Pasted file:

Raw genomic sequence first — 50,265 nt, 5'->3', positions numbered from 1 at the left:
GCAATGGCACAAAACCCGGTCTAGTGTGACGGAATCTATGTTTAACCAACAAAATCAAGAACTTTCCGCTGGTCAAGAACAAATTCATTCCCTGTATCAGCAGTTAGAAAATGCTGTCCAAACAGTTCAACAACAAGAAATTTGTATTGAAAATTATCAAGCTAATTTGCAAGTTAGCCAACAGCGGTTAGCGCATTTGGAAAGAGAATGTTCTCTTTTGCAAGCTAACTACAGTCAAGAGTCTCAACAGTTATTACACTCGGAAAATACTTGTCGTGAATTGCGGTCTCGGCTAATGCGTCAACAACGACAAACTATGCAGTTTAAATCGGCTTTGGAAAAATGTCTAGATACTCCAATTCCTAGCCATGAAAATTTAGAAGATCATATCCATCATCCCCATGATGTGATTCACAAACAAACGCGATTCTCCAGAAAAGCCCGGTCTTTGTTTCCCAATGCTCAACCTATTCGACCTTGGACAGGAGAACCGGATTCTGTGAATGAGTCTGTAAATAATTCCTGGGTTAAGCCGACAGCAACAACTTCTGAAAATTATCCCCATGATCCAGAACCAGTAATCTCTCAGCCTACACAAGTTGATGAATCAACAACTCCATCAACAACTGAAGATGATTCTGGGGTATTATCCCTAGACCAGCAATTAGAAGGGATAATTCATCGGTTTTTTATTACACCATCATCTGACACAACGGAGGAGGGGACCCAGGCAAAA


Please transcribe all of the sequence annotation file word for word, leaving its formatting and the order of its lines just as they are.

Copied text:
Raw genomic sequence first — 50,265 nt, 5'->3', positions numbered from 1 at the left:
GCAATGGCACAAAACCCGGTCTAGTGTGACGGAATCTATGTTTAACCAACAAAATCAAGAACTTTCCGCTGGTCAAGAACAAATTCATTCCCTGTATCAGCAGTTAGAAAATGCTGTCCAAACAGTTCAACAACAAGAAATTTGTATTGAAAATTATCAAGCTAATTTGCAAGTTAGCCAACAGCGGTTAGCGCATTTGGAAAGAGAATGTTCTCTTTTGCAAGCTAACTACAGTCAAGAGTCTCAACAGTTATTACACTCGGAAAATACTTGTCGTGAATTGCGGTCTCGGCTAATGCGTCAACAACGACAAACTATGCAGTTTAAATCGGCTTTGGAAAAATGTCTAGATACTCCAATTCCTAGCCATGAAAATTTAGAAGATCATATCCATCATCCCCATGATGTGATTCACAAACAAACGCGATTCTCCAGAAAAGCCCGGTCTTTGTTTCCCAATGCTCAACCTATTCGACCTTGGACAGGAGAACCGGATTCTGTGAATGAGTCTGTAAATAATTCCTGGGTTAAGCCGACAGCAACAACTTCTGAAAATTATCCCCATGATCCAGAACCAGTAATCTCTCAGCCTACACAAGTTGATGAATCAACAACTCCATCAACAACTGAAGATGATTCTGGGGTATTATCCCTAGACCAGCAATTAGAAGGGATAATTCATCGGTTTTTTATTACACCATCATCTGACACAACGGAGGAGGGGACCCAGGCAAAA